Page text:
My everyday treat would come zipped in my mother’s red pouch.
Each day, it would be different. Peppermint, licorice, toffees, eclairs, wafers coated generously, or not so generously, with chocolate, orange, vanilla… big, small, negligible sized, bitter, flavoured, sweet. Just a moment of grandeur. A snippet of someone’s celebration. A tiny dessert. A small token of appreciation for the good girl I had been all day.
For me, it was the biggest incentive to be a school-teacher.
In the many holidays I spent alone, because the neighbourhood children went to non-Catholic schools and never got holidays as liberally as I did, these were long awaited lights at the end of lonely tunnels that I dug, all by myself, in mud-piles at construction sites nearby.
I’d toil at these tunnels for hours together, content only when I felt the cold mud against my upperarm. These, would be hiding places in hollow fortresses, inhabited by perfect-looking, insipid dolls that were too big for the entrances. I concluded that they were dead, since they’d never respond, unless I physically made them to.
When the fortresses bored me, or if I found a dead something while playing architect, I’d switch to playing undertaker to these dead dolls I possessed. One of these dolls came with a white veil, so, she’d be the only one in mourning, while the others took turns in going six feet under.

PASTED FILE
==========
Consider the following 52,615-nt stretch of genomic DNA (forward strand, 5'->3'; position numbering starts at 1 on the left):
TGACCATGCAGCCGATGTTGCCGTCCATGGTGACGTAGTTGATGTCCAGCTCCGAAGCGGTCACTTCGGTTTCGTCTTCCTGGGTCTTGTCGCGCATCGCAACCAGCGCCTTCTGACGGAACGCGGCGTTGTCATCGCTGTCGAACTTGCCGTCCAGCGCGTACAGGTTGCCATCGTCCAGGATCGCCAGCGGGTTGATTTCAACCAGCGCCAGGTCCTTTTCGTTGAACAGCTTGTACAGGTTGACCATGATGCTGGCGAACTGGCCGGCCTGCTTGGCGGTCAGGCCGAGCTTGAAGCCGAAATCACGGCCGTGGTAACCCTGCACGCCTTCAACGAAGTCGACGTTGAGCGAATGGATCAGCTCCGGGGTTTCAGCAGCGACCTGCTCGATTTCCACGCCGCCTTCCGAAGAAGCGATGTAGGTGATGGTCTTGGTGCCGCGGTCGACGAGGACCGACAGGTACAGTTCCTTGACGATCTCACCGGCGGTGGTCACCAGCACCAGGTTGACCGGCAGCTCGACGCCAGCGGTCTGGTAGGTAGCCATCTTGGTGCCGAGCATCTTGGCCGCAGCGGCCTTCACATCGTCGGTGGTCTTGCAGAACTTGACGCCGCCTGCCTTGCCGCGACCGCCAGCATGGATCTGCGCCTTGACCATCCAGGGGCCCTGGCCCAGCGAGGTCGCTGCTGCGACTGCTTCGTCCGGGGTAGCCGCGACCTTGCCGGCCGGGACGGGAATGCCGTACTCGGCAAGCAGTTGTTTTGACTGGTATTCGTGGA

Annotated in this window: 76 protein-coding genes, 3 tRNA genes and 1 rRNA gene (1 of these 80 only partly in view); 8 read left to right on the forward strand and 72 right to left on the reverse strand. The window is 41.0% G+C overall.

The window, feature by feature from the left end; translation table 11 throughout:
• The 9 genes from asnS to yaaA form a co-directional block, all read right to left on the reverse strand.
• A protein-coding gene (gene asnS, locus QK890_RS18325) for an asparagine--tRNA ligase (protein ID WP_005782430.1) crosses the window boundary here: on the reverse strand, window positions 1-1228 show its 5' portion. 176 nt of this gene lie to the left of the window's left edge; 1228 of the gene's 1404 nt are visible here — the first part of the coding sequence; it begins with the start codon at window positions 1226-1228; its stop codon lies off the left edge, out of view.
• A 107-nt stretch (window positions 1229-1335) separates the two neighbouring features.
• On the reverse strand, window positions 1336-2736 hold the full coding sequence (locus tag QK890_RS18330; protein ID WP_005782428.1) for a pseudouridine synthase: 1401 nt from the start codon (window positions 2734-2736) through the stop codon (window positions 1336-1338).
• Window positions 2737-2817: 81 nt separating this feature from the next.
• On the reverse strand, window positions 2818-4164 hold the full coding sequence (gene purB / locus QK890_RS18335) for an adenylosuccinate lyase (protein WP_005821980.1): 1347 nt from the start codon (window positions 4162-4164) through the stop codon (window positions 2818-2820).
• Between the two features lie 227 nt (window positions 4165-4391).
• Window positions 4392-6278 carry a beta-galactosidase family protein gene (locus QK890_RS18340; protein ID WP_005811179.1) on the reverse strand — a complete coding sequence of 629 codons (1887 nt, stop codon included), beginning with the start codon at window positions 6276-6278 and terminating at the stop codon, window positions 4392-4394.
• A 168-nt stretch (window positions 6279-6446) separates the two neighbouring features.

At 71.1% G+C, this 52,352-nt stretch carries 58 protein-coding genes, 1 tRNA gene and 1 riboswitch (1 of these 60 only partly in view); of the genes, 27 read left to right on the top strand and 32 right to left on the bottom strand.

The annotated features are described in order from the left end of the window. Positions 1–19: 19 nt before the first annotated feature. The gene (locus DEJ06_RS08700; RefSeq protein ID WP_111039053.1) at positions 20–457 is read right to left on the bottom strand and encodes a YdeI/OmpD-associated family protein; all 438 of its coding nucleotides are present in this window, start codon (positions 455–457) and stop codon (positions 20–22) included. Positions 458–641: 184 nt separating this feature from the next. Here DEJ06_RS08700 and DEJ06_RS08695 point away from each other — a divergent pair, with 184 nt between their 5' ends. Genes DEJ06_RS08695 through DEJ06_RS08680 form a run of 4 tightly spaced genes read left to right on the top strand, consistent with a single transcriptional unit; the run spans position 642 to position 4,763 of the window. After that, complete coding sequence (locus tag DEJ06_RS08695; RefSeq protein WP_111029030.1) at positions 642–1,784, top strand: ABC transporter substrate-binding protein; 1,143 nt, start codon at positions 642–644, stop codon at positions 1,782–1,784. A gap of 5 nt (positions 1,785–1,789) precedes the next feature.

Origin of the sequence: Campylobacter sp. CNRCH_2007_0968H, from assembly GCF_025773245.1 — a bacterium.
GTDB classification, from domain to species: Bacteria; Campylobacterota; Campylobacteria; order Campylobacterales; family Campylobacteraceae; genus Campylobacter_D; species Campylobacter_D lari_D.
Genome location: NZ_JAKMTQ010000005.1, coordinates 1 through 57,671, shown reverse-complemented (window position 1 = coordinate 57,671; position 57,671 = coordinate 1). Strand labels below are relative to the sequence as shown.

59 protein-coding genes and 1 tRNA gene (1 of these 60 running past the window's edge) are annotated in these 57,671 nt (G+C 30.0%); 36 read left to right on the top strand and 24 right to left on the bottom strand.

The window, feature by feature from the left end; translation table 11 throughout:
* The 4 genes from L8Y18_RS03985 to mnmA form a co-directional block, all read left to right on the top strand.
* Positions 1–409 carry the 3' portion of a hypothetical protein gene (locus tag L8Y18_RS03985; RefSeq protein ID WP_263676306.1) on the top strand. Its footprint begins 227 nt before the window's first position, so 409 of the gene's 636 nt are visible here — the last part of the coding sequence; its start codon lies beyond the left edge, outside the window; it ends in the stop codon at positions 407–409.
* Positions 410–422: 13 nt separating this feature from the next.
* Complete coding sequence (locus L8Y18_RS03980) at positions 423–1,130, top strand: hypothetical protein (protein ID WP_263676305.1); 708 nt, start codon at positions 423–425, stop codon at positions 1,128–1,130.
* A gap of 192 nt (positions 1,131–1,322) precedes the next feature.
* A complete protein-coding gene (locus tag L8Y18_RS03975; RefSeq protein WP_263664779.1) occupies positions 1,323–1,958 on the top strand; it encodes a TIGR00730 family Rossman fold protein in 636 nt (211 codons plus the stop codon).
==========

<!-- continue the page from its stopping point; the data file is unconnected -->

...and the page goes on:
I’d always be on the lookout for big shells. And I had a nifty little collection in my bottom drawer. The biggest, I’d decided, would go to my mother.
Before we moved houses, I had to throw away these shells. My first exercise in letting go. Their numbers had risen exponentially, and they simply had to go. I kept the most beautiful of the lot. It wasn’t the biggest. Infact, it was chipped. But it was sheeny, and gave off every colour in the spectrum. That evening, when my mother’s red pouch was being raided, as per routine, the shell found its new home.
After we moved, I found myself raiding my mother’s red pouch lesser and lesser. The pouch wore out, and its contents moved. She changed schools. She changed doctors. She changed pens, refills. We shared erasers, rulers. The pouch’s colour changed too. I even remember how it once turned green, and since her fountain pen leaked, one corner turned black. Her pouch now also had medicines, and a number to call her doctor in emergency.
Then, she stopped teaching.
The pouch virtually lost its meaning. Even the stationery in it went redundant. My demands had graduated from rulers to set squares, from sharpeners to 0.7mm lead. The pouch then went into her bag, which felt snug in the corner of the cupboard with gift-wrapping paper, paintings that couldn’t be hung, my mother’s wedding photoalbum, textbooks I grew out of, my first anklet, extra pillow cases and blankets.
Yesterday, seven years after she gave up chalk, a little girl who lives nearby came to her for Kannada lessons.
On her bed, among the pens long laid to rest, was my chipped shell, encased in polythene.